Aaron S. Lee
The controversial call that subsequently resulted in the immediate ejection and upcoming first-half suspension of LSU junior linebacker Devin White is still a hard pill to swallow for the majority of the Tiger faithful and fans of the 20-year-old Springhill native.
The penalized hit, which was ruled “targeting” by game officials when White collided with Mississippi State quarterback Nick Fitzgerald as he released the ball, has drawn heavy criticism even outside Louisiana, including 2007 Heisman Trophy winner Tim Tebow, who claimed the call was “ridiculous!”
As a result, the Tigers’ defensive leader will sit out the first two quarters against top-ranked juggernaut Alabama on Saturday at 7 p.m. in Tiger Stadium. LSU fans have been quick to show their displeasure with the call by raising more than $6,000 via GoFundMe to erect a #FreeDevinWhite billboard in Birmingham — home of the Southeastern Conference (SEC) headquarters.
Targeting comes with an automatic review. The basics of the rule consists of forceable contact to the head or neck area, not just leading with the helmet, but with the shoulder, forearm, the fists, hands or elbow.
With the game continually evolving in an effort to better protect the players, not all feel the rule changes would have benefited their own Hall-of-Fame careers.
Former Pittsburgh Steelers defensive tackle “Mean” Joe Greene told forbes.com last week he may have been “too mean” to play today’s game. “
“I’m going to say this,” said Greene, who played alongside fellow hall-of-famers Jack Lambert, Jack Ham and Mel Blount during the Steelers’ four Super Bowl titles during the 1970s. “If the defense I was playing with played the game today, we might have two guys on the field by halftime. I’m not saying we were doing things illegal. We were a very physical team, and some of the things they are calling today, we’d get ejected for it.”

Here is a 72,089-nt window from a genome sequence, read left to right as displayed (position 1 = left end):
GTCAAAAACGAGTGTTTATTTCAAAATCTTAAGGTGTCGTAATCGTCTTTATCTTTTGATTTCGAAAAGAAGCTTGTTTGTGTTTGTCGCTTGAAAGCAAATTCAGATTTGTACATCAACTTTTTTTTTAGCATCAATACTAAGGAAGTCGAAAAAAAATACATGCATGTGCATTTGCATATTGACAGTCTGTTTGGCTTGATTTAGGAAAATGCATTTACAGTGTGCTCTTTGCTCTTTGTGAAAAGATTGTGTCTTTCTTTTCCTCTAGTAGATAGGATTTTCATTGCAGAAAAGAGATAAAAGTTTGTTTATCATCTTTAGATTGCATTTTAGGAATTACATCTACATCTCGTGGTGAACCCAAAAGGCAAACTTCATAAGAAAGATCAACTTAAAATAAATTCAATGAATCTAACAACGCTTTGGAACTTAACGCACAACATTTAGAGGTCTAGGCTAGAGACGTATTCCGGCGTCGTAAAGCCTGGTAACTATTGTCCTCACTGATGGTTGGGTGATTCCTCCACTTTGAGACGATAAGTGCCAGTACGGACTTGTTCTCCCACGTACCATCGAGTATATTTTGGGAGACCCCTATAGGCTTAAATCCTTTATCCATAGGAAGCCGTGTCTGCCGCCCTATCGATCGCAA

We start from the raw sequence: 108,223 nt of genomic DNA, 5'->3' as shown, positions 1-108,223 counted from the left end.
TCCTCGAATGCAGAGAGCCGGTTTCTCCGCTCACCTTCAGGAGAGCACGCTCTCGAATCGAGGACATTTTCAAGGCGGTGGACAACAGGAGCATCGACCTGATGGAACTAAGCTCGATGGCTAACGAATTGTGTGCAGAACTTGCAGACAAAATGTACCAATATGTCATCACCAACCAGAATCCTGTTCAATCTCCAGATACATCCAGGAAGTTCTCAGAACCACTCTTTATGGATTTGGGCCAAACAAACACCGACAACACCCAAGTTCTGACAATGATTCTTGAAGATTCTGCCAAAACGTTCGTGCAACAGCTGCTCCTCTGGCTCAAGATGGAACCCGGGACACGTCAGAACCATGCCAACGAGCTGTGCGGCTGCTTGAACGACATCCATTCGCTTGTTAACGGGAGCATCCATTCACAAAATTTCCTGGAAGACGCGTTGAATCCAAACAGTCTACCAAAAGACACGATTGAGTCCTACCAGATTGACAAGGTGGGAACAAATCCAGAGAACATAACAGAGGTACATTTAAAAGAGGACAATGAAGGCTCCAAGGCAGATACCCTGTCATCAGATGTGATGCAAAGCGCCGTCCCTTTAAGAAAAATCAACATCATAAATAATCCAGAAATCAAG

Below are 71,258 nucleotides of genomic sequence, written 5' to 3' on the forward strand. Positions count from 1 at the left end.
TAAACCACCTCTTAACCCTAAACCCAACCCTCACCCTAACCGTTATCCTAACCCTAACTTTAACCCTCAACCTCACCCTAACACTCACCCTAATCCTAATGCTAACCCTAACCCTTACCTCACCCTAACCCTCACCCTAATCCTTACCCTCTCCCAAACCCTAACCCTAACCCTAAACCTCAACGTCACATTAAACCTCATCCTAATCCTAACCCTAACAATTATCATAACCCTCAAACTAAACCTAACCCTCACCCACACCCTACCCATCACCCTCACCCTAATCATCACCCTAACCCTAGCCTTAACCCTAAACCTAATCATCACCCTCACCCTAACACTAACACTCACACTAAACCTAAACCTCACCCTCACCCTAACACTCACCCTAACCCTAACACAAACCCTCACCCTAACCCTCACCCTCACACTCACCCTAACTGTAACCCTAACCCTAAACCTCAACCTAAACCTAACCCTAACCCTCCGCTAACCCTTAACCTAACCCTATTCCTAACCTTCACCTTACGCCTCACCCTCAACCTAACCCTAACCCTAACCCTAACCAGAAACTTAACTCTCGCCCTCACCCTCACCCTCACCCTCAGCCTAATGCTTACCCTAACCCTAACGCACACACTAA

With off-campus leave granted to the Tigers this past weekend from head coach Ed Orgeron, White traveled home and was seen on the North Webster sidelines speaking with his former coach John Ware, who spoke with his former two-way protégé.
“I got to visit with him just a few minutes after our game,” Ware told Specht Newspapers on Tuesday. “It’s crazy becasue he’s a big superstar and you don’t get to say too much in public because everybody wants a picture.
“My only advice was to keep leading, take it as a positive and when you get in there the second half to blow it up — and he will,” continued Ware, who like Tebow also felt the call was “absolutely ridiculous” and believed it would be eventually overturned after further review. “Football is a violent game and everybody is fast and strong at that level. I was very upset when it happened, not only is it my player, but I am a huge LSU fan, too.”
Despite new changes in the game that “limit a team defensively” and the penalty attributed to White, Ware believes his former pupil continues to show exemplary character both on and off the field.
“The game has changed a whole bunch over the past five or six years,” he explained. “We’ve had to reteach some things we taught in the past you know. The defense is at a disadvantage for sure. It’s an offensive driven game.
“Devin played both ways for us as a running back and linebacker so he understands both sides of the game. He has grown into a great young man at LSU, he’s done everything they’ve asked him to do and he’s become a leader.
“Devin White plays the game the right way.”
Aaron S. Lee is an international sports journalist for Eurosport, contributor for WGNO-ABC 26 in New Orleans and a graduate of Minden High School.